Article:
Business rages on Biden, Democrats over tax hikes

Big US business groups are blasting a $740 billion legislative package on Capitol Hill that will raise corporate taxes to fund the government’s climate and health care initiatives.

The US Chamber of Commerce has said the so-called Cut Inflation Act, which is about to be signed into law by President Biden, would impose “significant new tax increases and controls on businesses.” unprecedented government awards”.

The bill, which passed the Democratic-led Senate over the weekend, includes a minimum tax of 15% on corporations that generate more than $1 billion in profits annually based on figures shown in the financial statements.

The bill also includes $80 billion for the Internal Revenue Service, which is expected to hire 87,000 additional officers.

The Joint Committee on Taxation, a nonpartisan watchdog, estimates that between 78% and 90% of the additional $200 billion the agency will collect from its increased staff will be collected from small businesses that earn less. of $200,000 per year. .

Senate Majority Leader Chuck Schumer announced the outlines of the legislation last week.

The National Association of Manufacturers told the Financial Times that the tax increases would be “a severe blow to our industry’s ability to raise wages, hire workers and invest in our communities”.

Another pro-business lobby group, The Business Roundtable, said the legislation would add $300 billion in new costs for employers at an inopportune time when the country faces economic headwinds.

The legislation also imposes a 1% tax on stock buybacks — the result of a compromise deal between Democratic leaders and Sen. Kyrsten Sinema (D-Arizona), who overturned an earlier proposal to close the loophole. interest rate favored by hedge funds.

The Chamber of Commerce has criticized the 1% tax on share buybacks, which comes into effect next year, saying it would “distort the efficient movement of capital…and diminish the value of retirement savings of Americans”.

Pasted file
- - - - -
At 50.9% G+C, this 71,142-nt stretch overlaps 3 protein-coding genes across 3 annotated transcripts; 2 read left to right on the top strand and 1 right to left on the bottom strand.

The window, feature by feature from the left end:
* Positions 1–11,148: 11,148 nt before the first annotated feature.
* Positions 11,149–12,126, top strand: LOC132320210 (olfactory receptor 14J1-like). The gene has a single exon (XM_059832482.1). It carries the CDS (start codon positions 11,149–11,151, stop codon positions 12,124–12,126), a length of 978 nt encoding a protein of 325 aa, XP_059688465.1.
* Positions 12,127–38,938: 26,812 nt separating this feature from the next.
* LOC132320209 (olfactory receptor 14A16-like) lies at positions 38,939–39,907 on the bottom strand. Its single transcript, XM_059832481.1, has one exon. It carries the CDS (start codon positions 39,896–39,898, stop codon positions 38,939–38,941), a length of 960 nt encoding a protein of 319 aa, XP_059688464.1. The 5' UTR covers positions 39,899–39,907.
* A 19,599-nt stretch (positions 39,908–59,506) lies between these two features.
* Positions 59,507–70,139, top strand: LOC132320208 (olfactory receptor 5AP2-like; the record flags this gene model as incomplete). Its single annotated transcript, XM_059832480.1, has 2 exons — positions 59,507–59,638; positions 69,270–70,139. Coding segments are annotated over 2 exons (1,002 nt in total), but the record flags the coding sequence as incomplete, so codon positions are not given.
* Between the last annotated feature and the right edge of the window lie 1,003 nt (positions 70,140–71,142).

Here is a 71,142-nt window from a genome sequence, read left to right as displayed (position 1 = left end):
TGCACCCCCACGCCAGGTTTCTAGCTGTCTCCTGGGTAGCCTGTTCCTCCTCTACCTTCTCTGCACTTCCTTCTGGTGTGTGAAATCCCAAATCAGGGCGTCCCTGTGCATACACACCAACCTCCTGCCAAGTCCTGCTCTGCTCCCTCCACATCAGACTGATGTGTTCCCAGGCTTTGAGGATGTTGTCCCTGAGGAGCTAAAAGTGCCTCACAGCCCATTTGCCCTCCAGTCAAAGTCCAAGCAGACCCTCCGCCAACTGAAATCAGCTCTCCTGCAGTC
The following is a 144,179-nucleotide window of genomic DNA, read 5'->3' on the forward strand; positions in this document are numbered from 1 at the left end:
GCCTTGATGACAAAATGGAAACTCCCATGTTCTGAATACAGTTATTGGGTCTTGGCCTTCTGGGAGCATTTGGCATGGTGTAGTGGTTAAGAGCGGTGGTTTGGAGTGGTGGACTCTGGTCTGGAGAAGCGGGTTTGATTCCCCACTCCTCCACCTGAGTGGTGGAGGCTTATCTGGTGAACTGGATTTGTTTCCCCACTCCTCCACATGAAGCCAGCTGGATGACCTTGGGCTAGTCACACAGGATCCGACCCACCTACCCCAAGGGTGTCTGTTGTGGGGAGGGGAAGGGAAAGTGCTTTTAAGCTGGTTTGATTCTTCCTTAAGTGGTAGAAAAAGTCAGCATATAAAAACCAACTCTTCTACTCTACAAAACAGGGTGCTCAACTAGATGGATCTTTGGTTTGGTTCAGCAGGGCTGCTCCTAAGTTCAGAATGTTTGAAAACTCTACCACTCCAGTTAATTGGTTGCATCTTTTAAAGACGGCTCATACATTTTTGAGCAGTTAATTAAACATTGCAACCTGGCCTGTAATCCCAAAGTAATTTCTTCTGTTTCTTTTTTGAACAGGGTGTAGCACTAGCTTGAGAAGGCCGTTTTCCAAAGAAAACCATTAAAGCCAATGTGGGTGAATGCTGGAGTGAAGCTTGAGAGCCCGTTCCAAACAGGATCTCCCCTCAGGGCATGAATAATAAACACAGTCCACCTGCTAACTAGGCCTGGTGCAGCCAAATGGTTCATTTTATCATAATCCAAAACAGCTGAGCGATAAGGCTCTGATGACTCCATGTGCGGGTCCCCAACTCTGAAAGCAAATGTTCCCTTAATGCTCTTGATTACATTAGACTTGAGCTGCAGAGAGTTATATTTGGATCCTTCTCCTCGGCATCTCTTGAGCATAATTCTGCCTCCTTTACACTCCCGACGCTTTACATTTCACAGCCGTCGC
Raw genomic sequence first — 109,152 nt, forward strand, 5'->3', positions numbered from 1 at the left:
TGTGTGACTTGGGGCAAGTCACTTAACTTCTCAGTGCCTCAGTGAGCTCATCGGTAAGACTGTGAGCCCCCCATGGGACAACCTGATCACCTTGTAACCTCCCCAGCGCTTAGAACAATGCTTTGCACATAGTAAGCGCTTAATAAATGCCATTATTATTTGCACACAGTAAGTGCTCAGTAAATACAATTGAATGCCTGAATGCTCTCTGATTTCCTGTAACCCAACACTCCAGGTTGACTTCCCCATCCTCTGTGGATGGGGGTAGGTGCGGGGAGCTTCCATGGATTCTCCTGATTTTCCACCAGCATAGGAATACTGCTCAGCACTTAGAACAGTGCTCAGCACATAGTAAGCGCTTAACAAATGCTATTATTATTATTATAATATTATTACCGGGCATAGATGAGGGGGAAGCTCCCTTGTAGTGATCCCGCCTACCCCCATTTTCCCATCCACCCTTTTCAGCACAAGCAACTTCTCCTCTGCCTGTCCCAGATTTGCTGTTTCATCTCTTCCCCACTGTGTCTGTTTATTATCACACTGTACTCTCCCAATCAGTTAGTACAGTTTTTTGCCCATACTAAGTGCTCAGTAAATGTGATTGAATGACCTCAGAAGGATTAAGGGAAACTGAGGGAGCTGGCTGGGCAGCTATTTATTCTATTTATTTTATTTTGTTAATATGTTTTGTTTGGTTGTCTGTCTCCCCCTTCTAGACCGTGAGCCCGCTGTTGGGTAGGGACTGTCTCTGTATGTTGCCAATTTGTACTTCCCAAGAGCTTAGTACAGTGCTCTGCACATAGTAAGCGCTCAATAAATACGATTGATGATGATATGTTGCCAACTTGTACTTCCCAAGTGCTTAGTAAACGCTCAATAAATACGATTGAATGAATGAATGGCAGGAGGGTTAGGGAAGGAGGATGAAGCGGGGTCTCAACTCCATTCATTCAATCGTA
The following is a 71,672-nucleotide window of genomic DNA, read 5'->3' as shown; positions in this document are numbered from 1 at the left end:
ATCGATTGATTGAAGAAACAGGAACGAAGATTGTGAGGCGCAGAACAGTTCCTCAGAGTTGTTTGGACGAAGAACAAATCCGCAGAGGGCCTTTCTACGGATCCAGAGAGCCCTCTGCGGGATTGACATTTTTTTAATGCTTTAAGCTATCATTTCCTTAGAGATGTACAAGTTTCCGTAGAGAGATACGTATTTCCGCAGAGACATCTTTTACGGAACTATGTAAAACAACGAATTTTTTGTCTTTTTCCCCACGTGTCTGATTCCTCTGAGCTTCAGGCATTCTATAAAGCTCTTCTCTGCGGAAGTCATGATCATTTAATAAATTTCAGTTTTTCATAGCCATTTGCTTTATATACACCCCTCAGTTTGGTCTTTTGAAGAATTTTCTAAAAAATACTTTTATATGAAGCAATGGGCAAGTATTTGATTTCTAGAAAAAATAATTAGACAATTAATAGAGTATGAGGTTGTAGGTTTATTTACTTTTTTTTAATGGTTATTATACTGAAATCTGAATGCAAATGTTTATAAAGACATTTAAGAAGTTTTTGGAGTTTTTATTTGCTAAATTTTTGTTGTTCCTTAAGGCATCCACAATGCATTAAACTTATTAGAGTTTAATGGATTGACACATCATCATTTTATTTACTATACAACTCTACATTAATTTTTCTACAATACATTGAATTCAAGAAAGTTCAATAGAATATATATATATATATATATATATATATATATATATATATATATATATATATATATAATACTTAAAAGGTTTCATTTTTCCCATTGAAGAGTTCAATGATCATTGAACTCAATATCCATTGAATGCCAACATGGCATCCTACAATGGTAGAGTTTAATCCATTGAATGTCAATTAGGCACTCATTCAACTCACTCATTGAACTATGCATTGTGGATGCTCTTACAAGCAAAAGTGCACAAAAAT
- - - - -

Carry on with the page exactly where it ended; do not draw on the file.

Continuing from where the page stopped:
The pharmaceutical industry also strongly opposes the provision of the bill that would allow the government to negotiate the price of certain medications for seniors.

Senator Joe Manchin (D-WV)
Sen. Joe Manchin (D-WV) negotiated with Schumer in secret for months after “Build Back Better” collapsed.
Getty Images

“Today’s vote may seem like a political victory for Democrats, but it is truly a tragic loss for patients,” said Stephen Ubl, president of Pharmaceutical Research and Manufacturers of America.

The Inflation Cut Act will be voted on in the House of Representatives, where it is expected to pass this week thanks to a Democratic-led majority. Biden is expected to sign him soon after.

Tax experts told the Post that the stock buyback tax, which could raise between $70 billion and $124 billion, could become a “gateway drug” to impose levies on all kinds of financial transactions.

Companies breathed a collective sigh of relief when Sinema forced his party leadership to agree to a watered down version of the legislation.

Initially, the bill contained a provision that raised the statutory corporate tax rate from 21% to 28% — part of Biden’s plan to reverse Trump-era tax cuts. But Sinema’s veto rejected that idea.

“If the 2017 tax reforms were a 10 and building back better [Biden’s original plan] was a zero, where is it? I guess I’d say it’s a five,’ Neil Bradley, the House’s director of policy, told FT.

“He didn’t cut taxes; it raised taxes, but it’s much better than Build Back Better.

The president, for his part, insisted he was not anti-business.

“I am a capitalist. I’m not trying to punish anyone,” Biden said Friday. “But I say everyone – everyone should pay their fair share. Just their fair share.

New York Post

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